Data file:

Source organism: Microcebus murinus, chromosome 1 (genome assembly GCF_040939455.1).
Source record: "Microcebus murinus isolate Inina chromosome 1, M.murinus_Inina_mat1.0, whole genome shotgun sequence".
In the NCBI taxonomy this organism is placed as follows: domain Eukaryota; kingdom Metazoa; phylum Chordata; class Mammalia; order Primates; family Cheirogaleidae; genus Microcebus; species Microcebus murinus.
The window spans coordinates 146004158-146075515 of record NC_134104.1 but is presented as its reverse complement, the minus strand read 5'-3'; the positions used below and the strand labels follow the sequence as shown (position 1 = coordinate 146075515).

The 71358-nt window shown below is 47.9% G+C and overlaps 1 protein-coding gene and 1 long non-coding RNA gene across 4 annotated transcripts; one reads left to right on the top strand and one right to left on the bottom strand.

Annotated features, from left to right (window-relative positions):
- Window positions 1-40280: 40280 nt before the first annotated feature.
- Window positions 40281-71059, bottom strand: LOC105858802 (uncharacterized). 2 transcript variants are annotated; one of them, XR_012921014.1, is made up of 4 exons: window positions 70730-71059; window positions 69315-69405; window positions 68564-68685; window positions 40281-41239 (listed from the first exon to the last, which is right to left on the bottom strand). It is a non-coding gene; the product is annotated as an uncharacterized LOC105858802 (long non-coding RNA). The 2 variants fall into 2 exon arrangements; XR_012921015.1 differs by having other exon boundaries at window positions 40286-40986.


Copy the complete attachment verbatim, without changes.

Source organism: Microcebus murinus, chromosome 1 (genome assembly GCF_040939455.1).
Source record: "Microcebus murinus isolate Inina chromosome 1, M.murinus_Inina_mat1.0, whole genome shotgun sequence".
In the NCBI taxonomy this organism is placed as follows: domain Eukaryota; kingdom Metazoa; phylum Chordata; class Mammalia; order Primates; family Cheirogaleidae; genus Microcebus; species Microcebus murinus.
The window spans coordinates 146004158-146075515 of record NC_134104.1 but is presented as its reverse complement, the minus strand read 5'-3'; the positions used below and the strand labels follow the sequence as shown (position 1 = coordinate 146075515).

The 71358-nt window shown below is 47.9% G+C and overlaps 1 protein-coding gene and 1 long non-coding RNA gene across 4 annotated transcripts; one reads left to right on the top strand and one right to left on the bottom strand.

Annotated features, from left to right (window-relative positions):
- Window positions 1-40280: 40280 nt before the first annotated feature.
- Window positions 40281-71059, bottom strand: LOC105858802 (uncharacterized). 2 transcript variants are annotated; one of them, XR_012921014.1, is made up of 4 exons: window positions 70730-71059; window positions 69315-69405; window positions 68564-68685; window positions 40281-41239 (listed from the first exon to the last, which is right to left on the bottom strand). It is a non-coding gene; the product is annotated as an uncharacterized LOC105858802 (long non-coding RNA). The 2 variants fall into 2 exon arrangements; XR_012921015.1 differs by having other exon boundaries at window positions 40286-40986.